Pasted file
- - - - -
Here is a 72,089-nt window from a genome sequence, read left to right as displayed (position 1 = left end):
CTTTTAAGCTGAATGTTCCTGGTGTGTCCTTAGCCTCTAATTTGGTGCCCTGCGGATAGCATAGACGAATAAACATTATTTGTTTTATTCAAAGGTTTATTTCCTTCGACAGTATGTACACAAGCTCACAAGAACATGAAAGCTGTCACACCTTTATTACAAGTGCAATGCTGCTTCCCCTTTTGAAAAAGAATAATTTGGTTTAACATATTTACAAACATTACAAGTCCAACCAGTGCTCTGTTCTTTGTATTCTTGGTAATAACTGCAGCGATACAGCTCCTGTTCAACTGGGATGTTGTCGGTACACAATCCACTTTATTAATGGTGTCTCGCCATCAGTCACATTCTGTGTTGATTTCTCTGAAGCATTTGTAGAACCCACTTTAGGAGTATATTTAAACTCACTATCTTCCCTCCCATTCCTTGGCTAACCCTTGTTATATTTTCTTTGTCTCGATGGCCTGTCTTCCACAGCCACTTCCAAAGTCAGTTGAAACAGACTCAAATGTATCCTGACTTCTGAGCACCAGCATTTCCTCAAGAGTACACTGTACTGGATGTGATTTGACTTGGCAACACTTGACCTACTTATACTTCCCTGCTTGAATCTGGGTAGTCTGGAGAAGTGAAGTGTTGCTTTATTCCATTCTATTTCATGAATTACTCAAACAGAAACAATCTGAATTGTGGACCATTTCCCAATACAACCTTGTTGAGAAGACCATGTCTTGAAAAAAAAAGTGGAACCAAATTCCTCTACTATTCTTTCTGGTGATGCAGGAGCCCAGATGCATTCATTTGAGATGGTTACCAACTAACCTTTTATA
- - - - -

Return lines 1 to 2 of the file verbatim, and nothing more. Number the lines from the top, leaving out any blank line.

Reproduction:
Here is a 72,089-nt window from a genome sequence, read left to right as displayed (position 1 = left end):
CTTTTAAGCTGAATGTTCCTGGTGTGTCCTTAGCCTCTAATTTGGTGCCCTGCGGATAGCATAGACGAATAAACATTATTTGTTTTATTCAAAGGTTTATTTCCTTCGACAGTATGTACACAAGCTCACAAGAACATGAAAGCTGTCACACCTTTATTACAAGTGCAATGCTGCTTCCCCTTTTGAAAAAGAATAATTTGGTTTAACATATTTACAAACATTACAAGTCCAACCAGTGCTCTGTTCTTTGTATTCTTGGTAATAACTGCAGCGATACAGCTCCTGTTCAACTGGGATGTTGTCGGTACACAATCCACTTTATTAATGGTGTCTCGCCATCAGTCACATTCTGTGTTGATTTCTCTGAAGCATTTGTAGAACCCACTTTAGGAGTATATTTAAACTCACTATCTTCCCTCCCATTCCTTGGCTAACCCTTGTTATATTTTCTTTGTCTCGATGGCCTGTCTTCCACAGCCACTTCCAAAGTCAGTTGAAACAGACTCAAATGTATCCTGACTTCTGAGCACCAGCATTTCCTCAAGAGTACACTGTACTGGATGTGATTTGACTTGGCAACACTTGACCTACTTATACTTCCCTGCTTGAATCTGGGTAGTCTGGAGAAGTGAAGTGTTGCTTTATTCCATTCTATTTCATGAATTACTCAAACAGAAACAATCTGAATTGTGGACCATTTCCCAATACAACCTTGTTGAGAAGACCATGTCTTGAAAAAAAAAGTGGAACCAAATTCCTCTACTATTCTTTCTGGTGATGCAGGAGCCCAGATGCATTCATTTGAGATGGTTACCAACTAACCTTTTATA